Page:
# optionally set the value of the environment variables used in the application
    SetEnv APP_ENV ${APP_ENV}

Be sure to run an Apache reload after changing this config:

service apache2 reload

Revised nginx Server Configuration

server {
    listen 80 default;
    root /var/www/;

    location / {
        # try to serve file directly, fallback to index.php
        try_files $uri /index.php$is_args$args;

    location ~ ^/index\.php(/|$) {
        fastcgi_pass unix:/run/php/php7.2-fpm.sock;
        fastcgi_split_path_info ^(.+\.php)(/.*)$;
        include fastcgi_params;

        # optionally set the value of the environment variables used in the application
        fastcgi_param APP_ENV prod;
        fastcgi_param APP_SECRET some_new_secret_123;
        fastcgi_param APP_DEBUG 0;
        fastcgi_param DATABASE_URL "mysql://not_root:different_pass@";
        fastcgi_param MAILER_URL null://localhost;

        # When you are using symlinks to link the document root to the
        # current version of your application, you should pass the real
        # application path instead of the path to the symlink to PHP
        # FPM.
        # Otherwise, PHP's OPcache may not properly detect changes to
        # your PHP files (see
        # for more information).
        fastcgi_param SCRIPT_FILENAME $realpath_root$fastcgi_script_name;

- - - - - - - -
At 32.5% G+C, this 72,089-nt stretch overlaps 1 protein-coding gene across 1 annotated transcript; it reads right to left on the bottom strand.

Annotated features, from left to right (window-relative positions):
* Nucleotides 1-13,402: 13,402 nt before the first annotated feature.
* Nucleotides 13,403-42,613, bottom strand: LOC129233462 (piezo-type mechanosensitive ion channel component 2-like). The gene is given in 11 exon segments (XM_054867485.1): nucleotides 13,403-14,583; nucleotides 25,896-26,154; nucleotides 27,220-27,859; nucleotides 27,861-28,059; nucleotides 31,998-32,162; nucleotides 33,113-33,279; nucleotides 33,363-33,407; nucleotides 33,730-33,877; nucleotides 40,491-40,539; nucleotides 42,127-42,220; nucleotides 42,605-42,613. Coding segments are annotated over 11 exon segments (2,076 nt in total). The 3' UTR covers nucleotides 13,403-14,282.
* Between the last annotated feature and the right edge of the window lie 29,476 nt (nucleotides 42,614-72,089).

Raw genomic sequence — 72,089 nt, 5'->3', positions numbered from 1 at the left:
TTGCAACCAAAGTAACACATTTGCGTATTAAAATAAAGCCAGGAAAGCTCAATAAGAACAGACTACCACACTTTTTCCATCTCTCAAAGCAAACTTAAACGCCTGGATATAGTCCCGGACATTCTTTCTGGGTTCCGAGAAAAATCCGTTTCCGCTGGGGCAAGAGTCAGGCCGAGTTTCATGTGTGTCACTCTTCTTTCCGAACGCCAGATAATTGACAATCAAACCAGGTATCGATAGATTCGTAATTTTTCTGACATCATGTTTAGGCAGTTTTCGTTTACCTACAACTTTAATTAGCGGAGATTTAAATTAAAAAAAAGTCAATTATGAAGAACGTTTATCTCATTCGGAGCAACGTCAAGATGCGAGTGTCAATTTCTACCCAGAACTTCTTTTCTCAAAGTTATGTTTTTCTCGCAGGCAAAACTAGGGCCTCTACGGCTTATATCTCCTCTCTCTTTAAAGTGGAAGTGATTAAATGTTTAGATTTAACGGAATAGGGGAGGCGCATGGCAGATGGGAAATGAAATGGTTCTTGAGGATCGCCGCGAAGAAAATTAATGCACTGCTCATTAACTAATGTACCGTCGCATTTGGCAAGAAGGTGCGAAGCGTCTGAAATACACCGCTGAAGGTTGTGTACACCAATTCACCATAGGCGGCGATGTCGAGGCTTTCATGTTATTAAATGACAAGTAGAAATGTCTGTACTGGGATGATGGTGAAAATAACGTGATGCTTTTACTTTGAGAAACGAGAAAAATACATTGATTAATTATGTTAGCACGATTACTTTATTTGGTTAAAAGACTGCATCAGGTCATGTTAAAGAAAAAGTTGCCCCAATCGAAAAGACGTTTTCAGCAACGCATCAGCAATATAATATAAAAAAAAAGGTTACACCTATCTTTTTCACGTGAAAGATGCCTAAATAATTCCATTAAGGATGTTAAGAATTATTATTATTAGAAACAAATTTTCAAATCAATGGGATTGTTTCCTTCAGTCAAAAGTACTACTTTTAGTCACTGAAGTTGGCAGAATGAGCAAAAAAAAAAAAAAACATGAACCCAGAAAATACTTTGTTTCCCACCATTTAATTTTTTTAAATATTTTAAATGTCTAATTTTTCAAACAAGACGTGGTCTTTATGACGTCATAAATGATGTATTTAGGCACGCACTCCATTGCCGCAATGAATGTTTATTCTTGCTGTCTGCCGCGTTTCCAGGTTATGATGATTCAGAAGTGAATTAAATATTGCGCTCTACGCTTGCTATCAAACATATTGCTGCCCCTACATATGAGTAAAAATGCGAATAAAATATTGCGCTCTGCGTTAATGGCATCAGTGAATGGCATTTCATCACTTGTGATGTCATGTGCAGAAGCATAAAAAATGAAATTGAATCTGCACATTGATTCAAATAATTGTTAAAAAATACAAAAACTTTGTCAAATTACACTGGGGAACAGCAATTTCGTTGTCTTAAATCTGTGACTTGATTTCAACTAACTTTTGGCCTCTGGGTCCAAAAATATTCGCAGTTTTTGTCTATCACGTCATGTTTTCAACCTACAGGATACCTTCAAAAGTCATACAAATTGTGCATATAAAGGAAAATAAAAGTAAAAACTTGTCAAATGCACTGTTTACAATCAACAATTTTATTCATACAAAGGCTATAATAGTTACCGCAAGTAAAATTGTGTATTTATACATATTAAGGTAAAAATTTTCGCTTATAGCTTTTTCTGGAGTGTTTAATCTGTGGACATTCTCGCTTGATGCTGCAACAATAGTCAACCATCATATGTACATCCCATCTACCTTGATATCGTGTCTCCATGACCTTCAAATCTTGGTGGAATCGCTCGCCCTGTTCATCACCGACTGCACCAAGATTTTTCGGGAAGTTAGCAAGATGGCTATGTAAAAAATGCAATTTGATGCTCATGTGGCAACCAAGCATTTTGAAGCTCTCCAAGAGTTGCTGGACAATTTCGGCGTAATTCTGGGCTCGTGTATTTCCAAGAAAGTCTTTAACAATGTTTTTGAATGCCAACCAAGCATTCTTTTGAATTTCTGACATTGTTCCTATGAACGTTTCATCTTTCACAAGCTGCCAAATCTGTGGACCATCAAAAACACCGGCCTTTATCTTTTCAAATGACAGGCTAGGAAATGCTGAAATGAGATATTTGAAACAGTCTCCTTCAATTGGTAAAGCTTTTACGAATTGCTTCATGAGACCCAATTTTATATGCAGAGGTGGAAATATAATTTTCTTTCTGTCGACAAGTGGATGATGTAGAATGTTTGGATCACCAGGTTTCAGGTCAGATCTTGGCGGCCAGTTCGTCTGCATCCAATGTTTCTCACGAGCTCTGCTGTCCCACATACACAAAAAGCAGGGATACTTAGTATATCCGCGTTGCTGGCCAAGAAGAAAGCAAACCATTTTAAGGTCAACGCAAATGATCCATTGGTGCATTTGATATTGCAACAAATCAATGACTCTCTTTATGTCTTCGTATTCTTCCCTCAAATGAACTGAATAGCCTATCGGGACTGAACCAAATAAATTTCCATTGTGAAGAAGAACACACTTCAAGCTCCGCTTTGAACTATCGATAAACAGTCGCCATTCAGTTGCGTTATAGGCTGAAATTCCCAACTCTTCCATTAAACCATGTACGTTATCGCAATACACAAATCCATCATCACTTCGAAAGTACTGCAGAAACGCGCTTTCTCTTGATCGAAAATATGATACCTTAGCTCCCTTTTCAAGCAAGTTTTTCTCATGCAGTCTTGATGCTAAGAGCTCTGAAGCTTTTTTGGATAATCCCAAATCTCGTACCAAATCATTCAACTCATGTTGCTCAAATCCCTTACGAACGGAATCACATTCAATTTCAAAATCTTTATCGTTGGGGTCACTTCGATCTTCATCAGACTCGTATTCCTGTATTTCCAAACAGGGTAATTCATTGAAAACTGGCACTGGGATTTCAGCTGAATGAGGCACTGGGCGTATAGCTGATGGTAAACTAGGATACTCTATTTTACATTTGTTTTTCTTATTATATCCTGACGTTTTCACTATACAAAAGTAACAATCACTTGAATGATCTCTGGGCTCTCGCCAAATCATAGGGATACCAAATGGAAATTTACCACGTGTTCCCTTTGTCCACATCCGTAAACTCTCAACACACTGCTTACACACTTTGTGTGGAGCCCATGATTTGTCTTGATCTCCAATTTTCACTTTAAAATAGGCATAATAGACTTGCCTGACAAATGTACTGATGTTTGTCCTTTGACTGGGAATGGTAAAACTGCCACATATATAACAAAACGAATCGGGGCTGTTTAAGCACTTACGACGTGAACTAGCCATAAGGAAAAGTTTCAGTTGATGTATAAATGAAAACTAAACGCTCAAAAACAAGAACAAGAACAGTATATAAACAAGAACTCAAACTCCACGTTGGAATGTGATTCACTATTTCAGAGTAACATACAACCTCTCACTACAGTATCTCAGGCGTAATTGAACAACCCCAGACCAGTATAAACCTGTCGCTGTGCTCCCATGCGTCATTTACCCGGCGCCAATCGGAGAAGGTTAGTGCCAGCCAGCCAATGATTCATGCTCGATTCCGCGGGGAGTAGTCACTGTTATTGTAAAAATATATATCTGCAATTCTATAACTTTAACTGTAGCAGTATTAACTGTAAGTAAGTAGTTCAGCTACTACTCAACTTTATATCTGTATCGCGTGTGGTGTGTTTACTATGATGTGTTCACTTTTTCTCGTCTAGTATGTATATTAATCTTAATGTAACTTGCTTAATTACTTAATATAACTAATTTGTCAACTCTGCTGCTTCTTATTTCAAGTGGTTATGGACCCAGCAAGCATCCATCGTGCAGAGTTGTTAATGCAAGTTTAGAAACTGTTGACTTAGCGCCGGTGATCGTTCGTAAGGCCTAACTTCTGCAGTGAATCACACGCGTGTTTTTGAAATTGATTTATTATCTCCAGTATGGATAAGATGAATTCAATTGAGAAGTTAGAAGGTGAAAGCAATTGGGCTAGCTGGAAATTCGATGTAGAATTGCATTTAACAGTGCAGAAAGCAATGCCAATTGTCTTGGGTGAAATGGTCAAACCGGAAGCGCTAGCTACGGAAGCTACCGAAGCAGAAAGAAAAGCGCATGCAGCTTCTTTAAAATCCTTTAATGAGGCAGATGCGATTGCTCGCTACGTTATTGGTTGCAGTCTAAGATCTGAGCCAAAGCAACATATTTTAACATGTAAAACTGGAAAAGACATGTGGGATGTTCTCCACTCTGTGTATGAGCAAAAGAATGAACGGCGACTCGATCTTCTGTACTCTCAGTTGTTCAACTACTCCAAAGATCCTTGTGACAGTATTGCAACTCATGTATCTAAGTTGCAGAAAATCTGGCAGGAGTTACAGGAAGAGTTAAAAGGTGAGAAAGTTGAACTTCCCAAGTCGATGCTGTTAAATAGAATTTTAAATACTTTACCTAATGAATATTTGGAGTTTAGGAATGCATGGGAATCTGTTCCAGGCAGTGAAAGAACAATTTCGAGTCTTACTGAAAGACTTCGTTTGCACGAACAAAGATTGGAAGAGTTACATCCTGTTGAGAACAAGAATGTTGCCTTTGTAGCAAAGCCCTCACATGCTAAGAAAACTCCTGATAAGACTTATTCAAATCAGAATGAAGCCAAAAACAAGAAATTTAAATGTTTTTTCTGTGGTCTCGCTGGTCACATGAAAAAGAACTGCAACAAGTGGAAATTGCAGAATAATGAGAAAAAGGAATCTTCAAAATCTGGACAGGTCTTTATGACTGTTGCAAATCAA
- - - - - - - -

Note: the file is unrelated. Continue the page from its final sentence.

fastcgi_param DOCUMENT_ROOT $realpath_root;
        # Prevents URIs that include the front controller. This will 404:
        # http://domain.tld/index.php/some-path
        # Remove the internal directive to allow URIs like this

    # return 404 for all other php files not matching the front controller
    # this prevents access to other php files you don't want to be accessible.
    location ~ \.php$ {
        return 404;

    error_log /var/log/nginx/crvfakeexample.com_error.log;
    access_log /var/log/nginx/crvfakeexample.com_access.log;

Be sure to run an nginx reload after changing this config:

service nginx configtest
service nginx reload

The only change in both files is in updating any paths from /var/www/ to /var/www/

We don't yet have anything setup at /var/www/, but we will get to this shortly.

A New -Hope- Build

At this point we don't have an automated process for coming up with our build names. They can be anything we like.

For my purposes I am going to use a rough 'timestamp'.

At the time of writing, it's 10:17 on 16th January 2018.

I'm going to create a new build using this info as: 20180116-1017.

I won't have to create a new directory on my own PC to accomplish this. Instead, I will simply update the rsync command to transfer / copy my files and folders to this new subdirectory:

# from my local pc

rsync --exclude '.git' --exclude=.env --exclude=var -avzh \
  . \

What I need to do next, and what is super easy to forget, is to change the permissions on this new build sub directory:

# from the server

sudo chown -R www-data:www-data /var/www/